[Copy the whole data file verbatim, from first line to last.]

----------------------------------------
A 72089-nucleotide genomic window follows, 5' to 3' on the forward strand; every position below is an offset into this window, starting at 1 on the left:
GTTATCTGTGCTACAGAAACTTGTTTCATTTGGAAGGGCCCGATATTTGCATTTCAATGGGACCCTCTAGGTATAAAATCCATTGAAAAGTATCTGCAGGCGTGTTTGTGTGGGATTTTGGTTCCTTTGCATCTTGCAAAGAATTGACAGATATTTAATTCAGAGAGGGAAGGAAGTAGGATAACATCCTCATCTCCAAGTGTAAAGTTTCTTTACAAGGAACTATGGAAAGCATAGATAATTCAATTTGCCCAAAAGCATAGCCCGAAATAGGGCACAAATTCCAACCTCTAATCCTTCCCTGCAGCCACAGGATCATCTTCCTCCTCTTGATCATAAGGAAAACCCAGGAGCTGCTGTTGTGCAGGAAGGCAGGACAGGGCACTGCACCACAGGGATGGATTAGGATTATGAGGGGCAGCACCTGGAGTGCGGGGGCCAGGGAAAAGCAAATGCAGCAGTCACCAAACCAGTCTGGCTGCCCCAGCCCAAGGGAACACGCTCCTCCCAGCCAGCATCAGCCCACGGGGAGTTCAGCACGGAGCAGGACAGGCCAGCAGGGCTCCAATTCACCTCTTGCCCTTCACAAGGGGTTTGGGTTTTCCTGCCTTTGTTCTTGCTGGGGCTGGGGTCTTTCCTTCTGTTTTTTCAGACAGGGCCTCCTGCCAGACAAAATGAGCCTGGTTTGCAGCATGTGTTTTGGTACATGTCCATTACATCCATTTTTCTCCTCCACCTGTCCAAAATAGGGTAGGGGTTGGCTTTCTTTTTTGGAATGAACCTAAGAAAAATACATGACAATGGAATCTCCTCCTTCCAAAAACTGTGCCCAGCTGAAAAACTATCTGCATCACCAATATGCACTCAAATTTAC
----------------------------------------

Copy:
A 72089-nucleotide genomic window follows, 5' to 3' on the forward strand; every position below is an offset into this window, starting at 1 on the left:
GTTATCTGTGCTACAGAAACTTGTTTCATTTGGAAGGGCCCGATATTTGCATTTCAATGGGACCCTCTAGGTATAAAATCCATTGAAAAGTATCTGCAGGCGTGTTTGTGTGGGATTTTGGTTCCTTTGCATCTTGCAAAGAATTGACAGATATTTAATTCAGAGAGGGAAGGAAGTAGGATAACATCCTCATCTCCAAGTGTAAAGTTTCTTTACAAGGAACTATGGAAAGCATAGATAATTCAATTTGCCCAAAAGCATAGCCCGAAATAGGGCACAAATTCCAACCTCTAATCCTTCCCTGCAGCCACAGGATCATCTTCCTCCTCTTGATCATAAGGAAAACCCAGGAGCTGCTGTTGTGCAGGAAGGCAGGACAGGGCACTGCACCACAGGGATGGATTAGGATTATGAGGGGCAGCACCTGGAGTGCGGGGGCCAGGGAAAAGCAAATGCAGCAGTCACCAAACCAGTCTGGCTGCCCCAGCCCAAGGGAACACGCTCCTCCCAGCCAGCATCAGCCCACGGGGAGTTCAGCACGGAGCAGGACAGGCCAGCAGGGCTCCAATTCACCTCTTGCCCTTCACAAGGGGTTTGGGTTTTCCTGCCTTTGTTCTTGCTGGGGCTGGGGTCTTTCCTTCTGTTTTTTCAGACAGGGCCTCCTGCCAGACAAAATGAGCCTGGTTTGCAGCATGTGTTTTGGTACATGTCCATTACATCCATTTTTCTCCTCCACCTGTCCAAAATAGGGTAGGGGTTGGCTTTCTTTTTTGGAATGAACCTAAGAAAAATACATGACAATGGAATCTCCTCCTTCCAAAAACTGTGCCCAGCTGAAAAACTATCTGCATCACCAATATGCACTCAAATTTAC